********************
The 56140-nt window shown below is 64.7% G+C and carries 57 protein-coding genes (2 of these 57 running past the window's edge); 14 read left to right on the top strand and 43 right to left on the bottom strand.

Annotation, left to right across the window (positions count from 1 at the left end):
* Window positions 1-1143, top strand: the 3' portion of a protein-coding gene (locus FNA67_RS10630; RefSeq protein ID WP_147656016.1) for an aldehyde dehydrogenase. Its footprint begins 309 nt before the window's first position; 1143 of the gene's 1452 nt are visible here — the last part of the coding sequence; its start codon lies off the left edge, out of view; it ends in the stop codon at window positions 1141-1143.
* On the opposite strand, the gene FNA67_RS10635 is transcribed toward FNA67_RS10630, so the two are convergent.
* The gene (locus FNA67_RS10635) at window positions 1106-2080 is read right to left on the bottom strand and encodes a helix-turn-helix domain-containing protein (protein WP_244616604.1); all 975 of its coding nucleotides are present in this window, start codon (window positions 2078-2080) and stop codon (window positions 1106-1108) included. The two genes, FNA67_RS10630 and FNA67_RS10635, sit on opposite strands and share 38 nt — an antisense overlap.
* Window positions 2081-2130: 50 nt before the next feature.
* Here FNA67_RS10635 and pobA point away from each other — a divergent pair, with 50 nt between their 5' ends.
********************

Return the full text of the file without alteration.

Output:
The 56140-nt window shown below is 64.7% G+C and carries 57 protein-coding genes (2 of these 57 running past the window's edge); 14 read left to right on the top strand and 43 right to left on the bottom strand.

Annotation, left to right across the window (positions count from 1 at the left end):
* Window positions 1-1143, top strand: the 3' portion of a protein-coding gene (locus FNA67_RS10630; RefSeq protein ID WP_147656016.1) for an aldehyde dehydrogenase. Its footprint begins 309 nt before the window's first position; 1143 of the gene's 1452 nt are visible here — the last part of the coding sequence; its start codon lies off the left edge, out of view; it ends in the stop codon at window positions 1141-1143.
* On the opposite strand, the gene FNA67_RS10635 is transcribed toward FNA67_RS10630, so the two are convergent.
* The gene (locus FNA67_RS10635) at window positions 1106-2080 is read right to left on the bottom strand and encodes a helix-turn-helix domain-containing protein (protein WP_244616604.1); all 975 of its coding nucleotides are present in this window, start codon (window positions 2078-2080) and stop codon (window positions 1106-1108) included. The two genes, FNA67_RS10630 and FNA67_RS10635, sit on opposite strands and share 38 nt — an antisense overlap.
* Window positions 2081-2130: 50 nt before the next feature.
* Here FNA67_RS10635 and pobA point away from each other — a divergent pair, with 50 nt between their 5' ends.